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By Huw Jones
LONDON (Reuters) -Britain set out long-awaited plans on Tuesday for a new accounting watchdog to shake up the audit market four years after the collapse of builder Carillion undermined investor trust in company balance sheets.
The government said it would propose draft legislation to rebuild trust in audit, company reporting and corporate governance by increasing choice in a market dominated by EY, KPMG, PwC and Deloitte, known as the "Big Four".
After Carillion, where 7,000 suppliers and contractors were hit, three government-backed reviews recommended reforms, including replacing the Financial Reporting Council accounting regulator with a more powerful Audit, Reporting and Governance Authority (ARGA).
A draft bill is issued for consultation before being formally introduced to parliament, meaning it is not yet clear when it will become law.
The government said the bill will include setting up ARGA, and increase competition through "managed shared audits" for the main listed companies.
For companies audited by one of the Big Four, a smaller "challenger" accountant such as Grant Thornton, BDO or Mazars would audit a minority portion of the company to build up experience in blue chip auditing.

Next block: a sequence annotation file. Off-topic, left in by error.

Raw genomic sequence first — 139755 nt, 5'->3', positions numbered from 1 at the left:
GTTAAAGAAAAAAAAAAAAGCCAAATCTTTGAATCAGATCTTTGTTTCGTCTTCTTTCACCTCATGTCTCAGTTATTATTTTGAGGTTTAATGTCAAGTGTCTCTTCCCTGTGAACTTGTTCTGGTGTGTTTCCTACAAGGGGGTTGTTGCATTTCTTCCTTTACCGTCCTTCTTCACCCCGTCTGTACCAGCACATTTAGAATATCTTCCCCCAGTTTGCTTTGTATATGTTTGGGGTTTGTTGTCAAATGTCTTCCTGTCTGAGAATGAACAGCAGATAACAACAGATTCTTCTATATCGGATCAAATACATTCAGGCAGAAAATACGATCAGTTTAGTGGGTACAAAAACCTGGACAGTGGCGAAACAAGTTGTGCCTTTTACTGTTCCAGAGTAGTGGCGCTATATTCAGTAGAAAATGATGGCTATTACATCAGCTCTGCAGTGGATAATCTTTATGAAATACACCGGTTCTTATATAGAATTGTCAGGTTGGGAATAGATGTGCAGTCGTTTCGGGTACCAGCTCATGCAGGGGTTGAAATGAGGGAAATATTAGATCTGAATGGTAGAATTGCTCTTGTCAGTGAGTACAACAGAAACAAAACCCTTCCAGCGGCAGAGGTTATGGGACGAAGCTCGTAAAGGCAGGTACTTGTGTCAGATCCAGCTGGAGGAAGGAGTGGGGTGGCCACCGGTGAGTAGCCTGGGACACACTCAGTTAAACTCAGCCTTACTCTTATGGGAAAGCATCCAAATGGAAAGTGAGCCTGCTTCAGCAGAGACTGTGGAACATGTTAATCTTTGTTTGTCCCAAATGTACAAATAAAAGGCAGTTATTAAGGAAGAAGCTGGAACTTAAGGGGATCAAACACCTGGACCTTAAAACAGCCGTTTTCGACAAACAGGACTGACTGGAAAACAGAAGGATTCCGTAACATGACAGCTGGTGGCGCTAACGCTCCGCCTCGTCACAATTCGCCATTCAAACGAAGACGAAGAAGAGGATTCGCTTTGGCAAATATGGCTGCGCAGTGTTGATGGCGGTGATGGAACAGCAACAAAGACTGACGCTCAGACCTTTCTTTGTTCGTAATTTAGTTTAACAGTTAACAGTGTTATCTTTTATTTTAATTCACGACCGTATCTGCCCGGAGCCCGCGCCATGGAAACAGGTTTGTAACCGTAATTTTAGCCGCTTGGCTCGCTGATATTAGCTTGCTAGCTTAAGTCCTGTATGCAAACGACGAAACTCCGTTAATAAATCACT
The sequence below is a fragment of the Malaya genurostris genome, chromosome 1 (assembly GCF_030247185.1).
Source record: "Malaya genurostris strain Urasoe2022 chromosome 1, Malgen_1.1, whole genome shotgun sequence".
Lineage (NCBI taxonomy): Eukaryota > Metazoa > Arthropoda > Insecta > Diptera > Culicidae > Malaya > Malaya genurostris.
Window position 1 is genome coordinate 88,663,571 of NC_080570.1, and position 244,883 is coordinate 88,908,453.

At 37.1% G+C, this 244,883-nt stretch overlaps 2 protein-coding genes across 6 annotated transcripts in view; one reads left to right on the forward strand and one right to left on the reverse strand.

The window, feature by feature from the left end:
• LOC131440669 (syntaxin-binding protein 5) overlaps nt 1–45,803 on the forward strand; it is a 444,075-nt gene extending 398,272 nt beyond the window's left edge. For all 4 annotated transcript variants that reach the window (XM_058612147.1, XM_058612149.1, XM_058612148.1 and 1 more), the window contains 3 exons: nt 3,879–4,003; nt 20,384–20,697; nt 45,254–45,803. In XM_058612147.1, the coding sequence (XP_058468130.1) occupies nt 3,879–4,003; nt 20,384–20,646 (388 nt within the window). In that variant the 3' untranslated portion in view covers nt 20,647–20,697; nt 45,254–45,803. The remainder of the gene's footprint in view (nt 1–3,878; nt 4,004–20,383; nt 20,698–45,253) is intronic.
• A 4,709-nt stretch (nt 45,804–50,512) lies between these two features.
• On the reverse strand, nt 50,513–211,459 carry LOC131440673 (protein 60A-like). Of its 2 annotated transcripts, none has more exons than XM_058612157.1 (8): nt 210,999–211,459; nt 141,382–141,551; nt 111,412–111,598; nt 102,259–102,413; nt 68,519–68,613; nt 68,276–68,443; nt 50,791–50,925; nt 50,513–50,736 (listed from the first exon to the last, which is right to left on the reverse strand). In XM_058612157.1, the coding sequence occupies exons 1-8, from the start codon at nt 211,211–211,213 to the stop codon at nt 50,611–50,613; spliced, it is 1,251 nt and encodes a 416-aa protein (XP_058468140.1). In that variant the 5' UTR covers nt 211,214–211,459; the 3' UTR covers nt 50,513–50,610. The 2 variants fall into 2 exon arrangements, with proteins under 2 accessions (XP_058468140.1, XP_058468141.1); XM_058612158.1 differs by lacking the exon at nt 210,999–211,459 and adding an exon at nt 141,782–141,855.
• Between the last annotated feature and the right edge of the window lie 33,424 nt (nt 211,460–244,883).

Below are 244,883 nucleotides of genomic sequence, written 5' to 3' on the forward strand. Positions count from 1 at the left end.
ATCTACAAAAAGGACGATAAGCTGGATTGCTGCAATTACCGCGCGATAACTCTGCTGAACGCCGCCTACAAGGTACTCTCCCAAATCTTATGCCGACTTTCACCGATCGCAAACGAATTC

The Institute of Directors said it was a relief the "long overdue" reform was not completely dropped.
The ICAEW, a professional accounting body, said the scope of change signalled a missed opportunity.
"There seems to be no chance that this Bill will pass in the forthcoming Parliamentary session, and very little prospect of it doing so in the one after that," ICAEW Chief Executive Michael Izza said.
In 2020, every company in the FTSE 100 and 91% of the FTSE 250 was audited by one of Big Four. The plan does not go as far as the mandatory joint auditors sought by Britain's competition watchdog.
"This will improve the quality and usefulness of audit; and boost resilience, competition, and choice in the audit market," the government said.
The bill will also give ARGA "effective powers to enforce director's financial reporting duties", meaning a version of the tough U.S. Sarbanes-Oxley Act is now on the table to make top company officials more directly accountable for information given to investors.
The new law would also give ARGA powers to regulate accountancy - currently done to some extent by private professional accounting bodies - and actuaries.
It will also reform rules for insolvency practitioners and strengthen corporate governance of firms going bust to tackle asset stripping.
(Reporting by Huw Jones; Editing by Kate Holton and Ed Osmond)